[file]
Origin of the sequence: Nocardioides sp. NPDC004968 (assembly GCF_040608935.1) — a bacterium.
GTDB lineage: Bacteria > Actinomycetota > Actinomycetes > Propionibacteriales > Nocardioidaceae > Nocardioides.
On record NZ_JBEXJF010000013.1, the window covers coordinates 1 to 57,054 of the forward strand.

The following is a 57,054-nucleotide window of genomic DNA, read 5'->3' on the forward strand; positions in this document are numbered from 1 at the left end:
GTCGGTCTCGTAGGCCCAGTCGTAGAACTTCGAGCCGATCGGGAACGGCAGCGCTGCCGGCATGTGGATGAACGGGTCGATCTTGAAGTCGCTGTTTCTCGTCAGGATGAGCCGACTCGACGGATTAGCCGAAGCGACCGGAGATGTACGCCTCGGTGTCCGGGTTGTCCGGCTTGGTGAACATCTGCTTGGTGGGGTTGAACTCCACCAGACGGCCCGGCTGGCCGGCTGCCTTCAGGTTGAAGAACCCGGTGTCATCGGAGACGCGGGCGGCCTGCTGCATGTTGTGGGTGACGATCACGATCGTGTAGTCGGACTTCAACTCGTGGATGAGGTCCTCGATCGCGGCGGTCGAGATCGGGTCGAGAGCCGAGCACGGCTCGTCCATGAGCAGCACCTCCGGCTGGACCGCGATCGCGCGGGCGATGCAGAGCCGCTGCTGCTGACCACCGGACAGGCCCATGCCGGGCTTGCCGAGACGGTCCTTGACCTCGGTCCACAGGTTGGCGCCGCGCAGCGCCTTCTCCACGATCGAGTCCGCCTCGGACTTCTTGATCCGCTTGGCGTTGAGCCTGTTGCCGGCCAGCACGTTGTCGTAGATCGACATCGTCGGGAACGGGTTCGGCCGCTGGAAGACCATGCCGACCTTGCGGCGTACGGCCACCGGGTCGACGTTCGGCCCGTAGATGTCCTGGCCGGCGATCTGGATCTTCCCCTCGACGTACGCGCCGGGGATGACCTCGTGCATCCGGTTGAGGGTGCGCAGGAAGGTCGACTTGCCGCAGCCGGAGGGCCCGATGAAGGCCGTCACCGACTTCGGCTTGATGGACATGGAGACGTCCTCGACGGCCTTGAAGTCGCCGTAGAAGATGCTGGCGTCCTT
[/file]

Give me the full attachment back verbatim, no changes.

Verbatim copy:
Origin of the sequence: Nocardioides sp. NPDC004968 (assembly GCF_040608935.1) — a bacterium.
GTDB lineage: Bacteria > Actinomycetota > Actinomycetes > Propionibacteriales > Nocardioidaceae > Nocardioides.
On record NZ_JBEXJF010000013.1, the window covers coordinates 1 to 57,054 of the forward strand.

The following is a 57,054-nucleotide window of genomic DNA, read 5'->3' on the forward strand; positions in this document are numbered from 1 at the left end:
GTCGGTCTCGTAGGCCCAGTCGTAGAACTTCGAGCCGATCGGGAACGGCAGCGCTGCCGGCATGTGGATGAACGGGTCGATCTTGAAGTCGCTGTTTCTCGTCAGGATGAGCCGACTCGACGGATTAGCCGAAGCGACCGGAGATGTACGCCTCGGTGTCCGGGTTGTCCGGCTTGGTGAACATCTGCTTGGTGGGGTTGAACTCCACCAGACGGCCCGGCTGGCCGGCTGCCTTCAGGTTGAAGAACCCGGTGTCATCGGAGACGCGGGCGGCCTGCTGCATGTTGTGGGTGACGATCACGATCGTGTAGTCGGACTTCAACTCGTGGATGAGGTCCTCGATCGCGGCGGTCGAGATCGGGTCGAGAGCCGAGCACGGCTCGTCCATGAGCAGCACCTCCGGCTGGACCGCGATCGCGCGGGCGATGCAGAGCCGCTGCTGCTGACCACCGGACAGGCCCATGCCGGGCTTGCCGAGACGGTCCTTGACCTCGGTCCACAGGTTGGCGCCGCGCAGCGCCTTCTCCACGATCGAGTCCGCCTCGGACTTCTTGATCCGCTTGGCGTTGAGCCTGTTGCCGGCCAGCACGTTGTCGTAGATCGACATCGTCGGGAACGGGTTCGGCCGCTGGAAGACCATGCCGACCTTGCGGCGTACGGCCACCGGGTCGACGTTCGGCCCGTAGATGTCCTGGCCGGCGATCTGGATCTTCCCCTCGACGTACGCGCCGGGGATGACCTCGTGCATCCGGTTGAGGGTGCGCAGGAAGGTCGACTTGCCGCAGCCGGAGGGCCCGATGAAGGCCGTCACCGACTTCGGCTTGATGGACATGGAGACGTCCTCGACGGCCTTGAAGTCGCCGTAGAAGATGCTGGCGTCCTT